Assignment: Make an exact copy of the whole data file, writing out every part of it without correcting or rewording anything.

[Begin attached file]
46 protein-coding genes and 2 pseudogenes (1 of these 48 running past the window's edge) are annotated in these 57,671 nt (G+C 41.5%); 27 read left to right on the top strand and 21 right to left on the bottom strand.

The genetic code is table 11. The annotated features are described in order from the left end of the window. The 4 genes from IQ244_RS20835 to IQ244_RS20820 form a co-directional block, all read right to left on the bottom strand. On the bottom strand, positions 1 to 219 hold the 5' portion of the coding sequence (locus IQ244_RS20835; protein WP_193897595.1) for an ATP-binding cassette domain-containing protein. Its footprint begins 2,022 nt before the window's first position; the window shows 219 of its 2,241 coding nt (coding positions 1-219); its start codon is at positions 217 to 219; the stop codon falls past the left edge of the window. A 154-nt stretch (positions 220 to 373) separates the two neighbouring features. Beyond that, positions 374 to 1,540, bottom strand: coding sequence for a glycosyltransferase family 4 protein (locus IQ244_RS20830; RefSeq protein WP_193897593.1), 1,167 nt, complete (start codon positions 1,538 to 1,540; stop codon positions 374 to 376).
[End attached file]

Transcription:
46 protein-coding genes and 2 pseudogenes (1 of these 48 running past the window's edge) are annotated in these 57,671 nt (G+C 41.5%); 27 read left to right on the top strand and 21 right to left on the bottom strand.

The genetic code is table 11. The annotated features are described in order from the left end of the window. The 4 genes from IQ244_RS20835 to IQ244_RS20820 form a co-directional block, all read right to left on the bottom strand. On the bottom strand, positions 1 to 219 hold the 5' portion of the coding sequence (locus IQ244_RS20835; protein WP_193897595.1) for an ATP-binding cassette domain-containing protein. Its footprint begins 2,022 nt before the window's first position; the window shows 219 of its 2,241 coding nt (coding positions 1-219); its start codon is at positions 217 to 219; the stop codon falls past the left edge of the window. A 154-nt stretch (positions 220 to 373) separates the two neighbouring features. Beyond that, positions 374 to 1,540, bottom strand: coding sequence for a glycosyltransferase family 4 protein (locus IQ244_RS20830; RefSeq protein WP_193897593.1), 1,167 nt, complete (start codon positions 1,538 to 1,540; stop codon positions 374 to 376).